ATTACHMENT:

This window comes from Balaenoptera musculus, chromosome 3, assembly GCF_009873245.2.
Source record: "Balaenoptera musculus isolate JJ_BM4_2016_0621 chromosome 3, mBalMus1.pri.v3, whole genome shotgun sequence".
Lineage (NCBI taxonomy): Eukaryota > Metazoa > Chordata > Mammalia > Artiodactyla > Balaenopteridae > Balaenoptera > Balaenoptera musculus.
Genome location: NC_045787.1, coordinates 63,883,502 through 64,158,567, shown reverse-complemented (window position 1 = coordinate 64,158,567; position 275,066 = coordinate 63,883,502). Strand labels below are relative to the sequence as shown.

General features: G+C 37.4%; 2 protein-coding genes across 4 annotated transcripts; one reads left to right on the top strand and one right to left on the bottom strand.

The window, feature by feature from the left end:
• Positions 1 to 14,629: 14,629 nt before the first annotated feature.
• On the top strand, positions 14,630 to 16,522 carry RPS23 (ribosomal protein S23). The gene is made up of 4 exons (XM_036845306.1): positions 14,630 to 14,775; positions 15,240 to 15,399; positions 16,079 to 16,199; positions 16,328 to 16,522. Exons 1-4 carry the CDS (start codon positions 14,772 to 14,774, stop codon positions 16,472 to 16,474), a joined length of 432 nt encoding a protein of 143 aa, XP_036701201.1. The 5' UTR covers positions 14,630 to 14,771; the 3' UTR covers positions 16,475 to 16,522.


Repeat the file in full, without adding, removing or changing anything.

This window comes from Balaenoptera musculus, chromosome 3, assembly GCF_009873245.2.
Source record: "Balaenoptera musculus isolate JJ_BM4_2016_0621 chromosome 3, mBalMus1.pri.v3, whole genome shotgun sequence".
Lineage (NCBI taxonomy): Eukaryota > Metazoa > Chordata > Mammalia > Artiodactyla > Balaenopteridae > Balaenoptera > Balaenoptera musculus.
Genome location: NC_045787.1, coordinates 63,883,502 through 64,158,567, shown reverse-complemented (window position 1 = coordinate 64,158,567; position 275,066 = coordinate 63,883,502). Strand labels below are relative to the sequence as shown.

General features: G+C 37.4%; 2 protein-coding genes across 4 annotated transcripts; one reads left to right on the top strand and one right to left on the bottom strand.

The window, feature by feature from the left end:
• Positions 1 to 14,629: 14,629 nt before the first annotated feature.
• On the top strand, positions 14,630 to 16,522 carry RPS23 (ribosomal protein S23). The gene is made up of 4 exons (XM_036845306.1): positions 14,630 to 14,775; positions 15,240 to 15,399; positions 16,079 to 16,199; positions 16,328 to 16,522. Exons 1-4 carry the CDS (start codon positions 14,772 to 14,774, stop codon positions 16,472 to 16,474), a joined length of 432 nt encoding a protein of 143 aa, XP_036701201.1. The 5' UTR covers positions 14,630 to 14,771; the 3' UTR covers positions 16,475 to 16,522.